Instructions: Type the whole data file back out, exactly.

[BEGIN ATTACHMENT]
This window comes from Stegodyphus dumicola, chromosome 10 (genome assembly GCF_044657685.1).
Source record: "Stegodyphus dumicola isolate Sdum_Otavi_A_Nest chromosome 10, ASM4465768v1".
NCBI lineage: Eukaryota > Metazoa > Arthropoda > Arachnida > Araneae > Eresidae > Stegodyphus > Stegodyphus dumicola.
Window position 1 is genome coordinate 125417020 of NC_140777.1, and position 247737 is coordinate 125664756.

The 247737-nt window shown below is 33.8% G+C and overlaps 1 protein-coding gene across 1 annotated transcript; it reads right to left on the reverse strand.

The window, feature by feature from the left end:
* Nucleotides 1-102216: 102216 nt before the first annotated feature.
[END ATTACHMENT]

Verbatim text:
This window comes from Stegodyphus dumicola, chromosome 10 (genome assembly GCF_044657685.1).
Source record: "Stegodyphus dumicola isolate Sdum_Otavi_A_Nest chromosome 10, ASM4465768v1".
NCBI lineage: Eukaryota > Metazoa > Arthropoda > Arachnida > Araneae > Eresidae > Stegodyphus > Stegodyphus dumicola.
Window position 1 is genome coordinate 125417020 of NC_140777.1, and position 247737 is coordinate 125664756.

The 247737-nt window shown below is 33.8% G+C and overlaps 1 protein-coding gene across 1 annotated transcript; it reads right to left on the reverse strand.

The window, feature by feature from the left end:
* Nucleotides 1-102216: 102216 nt before the first annotated feature.